UK probes Apple and Google mobile duopoly

‘Apple and Google have an effective duopoly on mobile ecosystems that allows them to exercise a stranglehold over these markets’ says UK markets regulator the Competition and Markets Authority.

The CMA is currently ‘consulting’ on the launch of a market investigation into Apple’s restrictions on cloud gaming through its App Store, and the market power of both Apple and Google in the mobile browser space. It is also taking enforcement action against Google in relation to payment practices in the Google Play store.

After a year of sniffing around, the regulator has concluded that ‘Apple and Google have an effective duopoly on mobile ecosystems that allows them to exercise a stranglehold over these markets’ – referring to include operating systems, app stores and web browsers on mobile devices. The CMA claims that without interventions, Apple and Google ‘are likely to maintain, and even strengthen, their grip over the sector, further restricting competition and limiting incentives for innovators.’

The CMA says it has looked at where it can take immediate targeted action using its current powers and is now consulting on making a ‘market investigation reference’ into mobile browsers and access to cloud gaming on mobile devices. It is also launching a ‘competition law investigation’ into Google’s rules governing apps’ access to listing on its Play Store, in particular regarding conditions artound in-app payments. There is already a competition law investigation underway in relation to Apple’s App Store terms and conditions, which it opened in March 2021.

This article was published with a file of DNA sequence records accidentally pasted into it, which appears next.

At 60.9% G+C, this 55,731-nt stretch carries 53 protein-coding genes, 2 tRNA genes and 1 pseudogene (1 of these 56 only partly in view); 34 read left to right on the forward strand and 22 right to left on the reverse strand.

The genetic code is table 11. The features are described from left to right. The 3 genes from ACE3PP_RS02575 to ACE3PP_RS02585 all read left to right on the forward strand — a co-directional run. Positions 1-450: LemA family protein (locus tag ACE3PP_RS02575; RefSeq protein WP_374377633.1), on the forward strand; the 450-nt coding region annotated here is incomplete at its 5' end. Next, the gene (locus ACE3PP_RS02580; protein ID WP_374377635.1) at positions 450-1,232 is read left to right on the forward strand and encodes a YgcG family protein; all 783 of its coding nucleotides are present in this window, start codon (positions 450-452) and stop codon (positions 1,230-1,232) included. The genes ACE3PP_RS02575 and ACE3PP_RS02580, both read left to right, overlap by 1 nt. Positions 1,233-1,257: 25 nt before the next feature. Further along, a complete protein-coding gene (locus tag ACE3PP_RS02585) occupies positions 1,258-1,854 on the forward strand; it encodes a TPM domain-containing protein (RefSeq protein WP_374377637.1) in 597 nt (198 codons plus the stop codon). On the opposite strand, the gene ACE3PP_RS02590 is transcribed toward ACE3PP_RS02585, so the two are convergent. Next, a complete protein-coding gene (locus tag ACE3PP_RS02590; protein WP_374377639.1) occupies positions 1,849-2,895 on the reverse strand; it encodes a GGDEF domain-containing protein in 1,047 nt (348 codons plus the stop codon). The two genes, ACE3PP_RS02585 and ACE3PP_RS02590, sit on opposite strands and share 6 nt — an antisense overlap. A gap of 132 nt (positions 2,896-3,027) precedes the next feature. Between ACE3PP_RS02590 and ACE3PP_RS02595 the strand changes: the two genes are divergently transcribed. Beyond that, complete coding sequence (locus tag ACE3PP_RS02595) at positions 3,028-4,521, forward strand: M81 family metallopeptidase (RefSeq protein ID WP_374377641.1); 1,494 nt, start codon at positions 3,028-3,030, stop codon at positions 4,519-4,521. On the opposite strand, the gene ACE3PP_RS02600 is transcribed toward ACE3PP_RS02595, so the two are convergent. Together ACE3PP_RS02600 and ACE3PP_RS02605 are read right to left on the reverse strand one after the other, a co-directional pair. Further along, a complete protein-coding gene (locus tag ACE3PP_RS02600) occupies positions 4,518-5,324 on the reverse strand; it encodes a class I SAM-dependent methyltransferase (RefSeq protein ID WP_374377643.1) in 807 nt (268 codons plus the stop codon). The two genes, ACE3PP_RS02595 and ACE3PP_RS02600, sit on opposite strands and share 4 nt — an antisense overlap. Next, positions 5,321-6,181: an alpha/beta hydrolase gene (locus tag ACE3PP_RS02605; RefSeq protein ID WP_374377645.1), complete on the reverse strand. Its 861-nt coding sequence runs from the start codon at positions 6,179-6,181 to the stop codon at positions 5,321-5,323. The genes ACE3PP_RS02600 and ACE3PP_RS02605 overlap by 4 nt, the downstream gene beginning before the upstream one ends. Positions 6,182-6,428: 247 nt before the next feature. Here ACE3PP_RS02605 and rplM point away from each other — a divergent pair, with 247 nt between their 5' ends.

With regards to mobile browser engines, which is not the same as a browser app, the CMA says Apple bans alternatives to its own browser engineson its mobile devices, which ‘severely limits the potential for rival browsers to differentiate themselves from Safari‘, as well as the capability of web apps.  The regulator also doesn’t like the fact phones typically have either Google’s Chrome or Apple’s Safari pre-installed and set as default, which it says gives them another advantage over rival browsers.

On cloud gaming, it reckons Apple has blocked the emergence of cloud gaming services on its App Store, and that /by preventing this sector from growing, Apple risks causing mobile users to miss out on the full benefits of cloud gaming.’

“When it comes to how people use mobile phones, Apple and Google hold all the cards,” said Andrea Coscelli, Chief Executive of the CMA. “As good as many of their services and products are, their strong grip on mobile ecosystems allows them to shut out competitors, holding back the British tech sector and limiting choice. We all rely on browsers to use the internet on our phones, and the engines that make them work have a huge bearing on what we can see and do. Right now, choice in this space is severely limited and that has real impacts – preventing innovation and reducing competition from web apps. We need to give innovative tech firms, many of which are ambitious start-ups, a fair chance to compete.

“We have always been clear that we will maximise the use of our current tools while we await legislation for the new digital regime. Today’s announcements – alongside the 8 cases currently open against major players in the tech industry, ranging from tackling fake reviews to addressing problems in online advertising – are proof of that in action.”

The proposed market investigation will weigh up the concerns it has laid out and dictate if any action is to be taken, such as making legally binding orders requiring changes to be made to Apple’s and Google’s practices.


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